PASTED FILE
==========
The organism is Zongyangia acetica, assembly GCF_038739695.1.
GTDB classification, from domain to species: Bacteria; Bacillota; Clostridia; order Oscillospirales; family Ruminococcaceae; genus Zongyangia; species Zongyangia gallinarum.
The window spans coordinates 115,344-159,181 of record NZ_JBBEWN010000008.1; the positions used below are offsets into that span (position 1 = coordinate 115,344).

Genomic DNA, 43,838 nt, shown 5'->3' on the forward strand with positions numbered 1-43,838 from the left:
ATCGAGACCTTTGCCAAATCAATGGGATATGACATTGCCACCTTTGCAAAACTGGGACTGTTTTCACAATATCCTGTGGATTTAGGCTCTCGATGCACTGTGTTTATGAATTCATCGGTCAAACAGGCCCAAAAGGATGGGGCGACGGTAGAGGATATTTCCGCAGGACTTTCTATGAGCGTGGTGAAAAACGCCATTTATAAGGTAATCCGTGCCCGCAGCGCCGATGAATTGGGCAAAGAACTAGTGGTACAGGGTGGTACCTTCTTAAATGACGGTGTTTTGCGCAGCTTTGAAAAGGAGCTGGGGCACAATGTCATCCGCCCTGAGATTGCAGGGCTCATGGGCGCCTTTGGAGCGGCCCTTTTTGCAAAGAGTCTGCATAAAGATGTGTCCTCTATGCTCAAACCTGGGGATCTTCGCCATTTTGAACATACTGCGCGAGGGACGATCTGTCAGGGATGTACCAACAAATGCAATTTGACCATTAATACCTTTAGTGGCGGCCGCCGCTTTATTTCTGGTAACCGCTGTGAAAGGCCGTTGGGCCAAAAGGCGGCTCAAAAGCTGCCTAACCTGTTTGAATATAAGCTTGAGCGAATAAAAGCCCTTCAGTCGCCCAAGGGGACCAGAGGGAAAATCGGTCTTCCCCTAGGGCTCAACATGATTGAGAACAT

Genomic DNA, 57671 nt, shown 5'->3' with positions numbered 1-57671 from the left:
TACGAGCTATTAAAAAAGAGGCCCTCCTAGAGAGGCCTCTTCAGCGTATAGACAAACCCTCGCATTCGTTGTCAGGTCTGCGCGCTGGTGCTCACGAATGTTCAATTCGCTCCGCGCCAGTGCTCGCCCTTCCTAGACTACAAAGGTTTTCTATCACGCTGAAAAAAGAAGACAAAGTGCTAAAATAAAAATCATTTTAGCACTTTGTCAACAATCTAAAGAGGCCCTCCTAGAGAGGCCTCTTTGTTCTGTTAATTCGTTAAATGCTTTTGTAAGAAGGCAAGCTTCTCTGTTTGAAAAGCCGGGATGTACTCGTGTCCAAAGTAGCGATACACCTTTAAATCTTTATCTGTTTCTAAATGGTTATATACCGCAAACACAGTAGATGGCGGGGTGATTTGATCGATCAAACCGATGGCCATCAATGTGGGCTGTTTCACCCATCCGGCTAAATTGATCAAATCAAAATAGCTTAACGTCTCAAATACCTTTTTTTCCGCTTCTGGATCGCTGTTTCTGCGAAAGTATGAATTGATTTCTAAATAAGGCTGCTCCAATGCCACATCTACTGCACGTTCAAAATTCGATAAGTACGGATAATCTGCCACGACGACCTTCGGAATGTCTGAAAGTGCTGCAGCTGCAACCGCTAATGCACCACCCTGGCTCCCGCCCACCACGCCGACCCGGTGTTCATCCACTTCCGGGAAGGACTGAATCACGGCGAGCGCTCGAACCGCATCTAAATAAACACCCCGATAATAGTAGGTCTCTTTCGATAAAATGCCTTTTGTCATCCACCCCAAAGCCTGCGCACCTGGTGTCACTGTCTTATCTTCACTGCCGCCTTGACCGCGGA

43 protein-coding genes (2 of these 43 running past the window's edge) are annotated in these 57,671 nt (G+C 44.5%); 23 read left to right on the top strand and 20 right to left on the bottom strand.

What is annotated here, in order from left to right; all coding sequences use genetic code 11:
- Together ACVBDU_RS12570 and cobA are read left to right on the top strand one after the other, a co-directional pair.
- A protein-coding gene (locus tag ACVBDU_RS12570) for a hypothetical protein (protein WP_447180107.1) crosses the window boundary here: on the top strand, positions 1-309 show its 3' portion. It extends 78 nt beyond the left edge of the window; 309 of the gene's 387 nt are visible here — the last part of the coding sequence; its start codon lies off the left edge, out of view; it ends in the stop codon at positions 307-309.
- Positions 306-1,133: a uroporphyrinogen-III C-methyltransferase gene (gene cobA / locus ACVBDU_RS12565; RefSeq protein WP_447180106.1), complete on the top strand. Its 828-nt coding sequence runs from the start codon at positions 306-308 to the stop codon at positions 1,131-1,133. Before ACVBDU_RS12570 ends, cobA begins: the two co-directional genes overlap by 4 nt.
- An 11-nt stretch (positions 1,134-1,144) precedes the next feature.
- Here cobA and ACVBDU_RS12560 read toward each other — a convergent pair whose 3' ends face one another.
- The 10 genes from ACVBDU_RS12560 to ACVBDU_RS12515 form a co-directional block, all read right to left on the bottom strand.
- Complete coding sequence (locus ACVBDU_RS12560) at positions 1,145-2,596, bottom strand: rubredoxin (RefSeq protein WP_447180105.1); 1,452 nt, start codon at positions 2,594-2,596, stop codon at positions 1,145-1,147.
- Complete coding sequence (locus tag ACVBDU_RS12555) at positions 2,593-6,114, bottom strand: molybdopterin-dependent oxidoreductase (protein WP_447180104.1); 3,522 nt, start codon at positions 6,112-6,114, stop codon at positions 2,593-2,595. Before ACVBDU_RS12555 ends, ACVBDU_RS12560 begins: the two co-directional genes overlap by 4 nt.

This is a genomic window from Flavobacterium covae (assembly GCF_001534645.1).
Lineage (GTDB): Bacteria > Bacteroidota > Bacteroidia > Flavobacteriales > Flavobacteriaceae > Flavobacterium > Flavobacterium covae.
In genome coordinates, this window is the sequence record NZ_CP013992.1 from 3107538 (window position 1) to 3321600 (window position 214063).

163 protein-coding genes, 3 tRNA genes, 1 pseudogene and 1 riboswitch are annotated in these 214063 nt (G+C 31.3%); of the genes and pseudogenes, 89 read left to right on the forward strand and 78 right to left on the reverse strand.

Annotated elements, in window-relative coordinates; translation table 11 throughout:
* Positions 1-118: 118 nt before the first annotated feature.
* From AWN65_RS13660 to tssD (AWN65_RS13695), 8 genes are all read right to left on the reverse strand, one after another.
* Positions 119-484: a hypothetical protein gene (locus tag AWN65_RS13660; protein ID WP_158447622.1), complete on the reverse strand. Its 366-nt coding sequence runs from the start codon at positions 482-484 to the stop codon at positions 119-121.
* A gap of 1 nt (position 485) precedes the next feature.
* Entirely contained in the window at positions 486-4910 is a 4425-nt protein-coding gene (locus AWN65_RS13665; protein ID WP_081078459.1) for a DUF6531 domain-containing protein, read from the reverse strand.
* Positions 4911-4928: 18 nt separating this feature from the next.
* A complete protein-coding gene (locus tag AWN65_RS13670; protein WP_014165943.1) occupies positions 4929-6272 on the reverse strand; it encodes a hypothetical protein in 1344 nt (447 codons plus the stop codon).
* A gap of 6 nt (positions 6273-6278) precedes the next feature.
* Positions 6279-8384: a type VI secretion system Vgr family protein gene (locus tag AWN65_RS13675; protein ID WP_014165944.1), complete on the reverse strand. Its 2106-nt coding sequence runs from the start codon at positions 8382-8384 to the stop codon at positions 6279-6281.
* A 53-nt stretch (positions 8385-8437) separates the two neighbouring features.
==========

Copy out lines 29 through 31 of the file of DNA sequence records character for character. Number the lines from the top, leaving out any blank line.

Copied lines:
* A complete protein-coding gene (locus tag AWN65_RS13670; protein WP_014165943.1) occupies positions 4929-6272 on the reverse strand; it encodes a hypothetical protein in 1344 nt (447 codons plus the stop codon).
* A gap of 6 nt (positions 6273-6278) precedes the next feature.
* Positions 6279-8384: a type VI secretion system Vgr family protein gene (locus tag AWN65_RS13675; protein ID WP_014165944.1), complete on the reverse strand. Its 2106-nt coding sequence runs from the start codon at positions 8382-8384 to the stop codon at positions 6279-6281.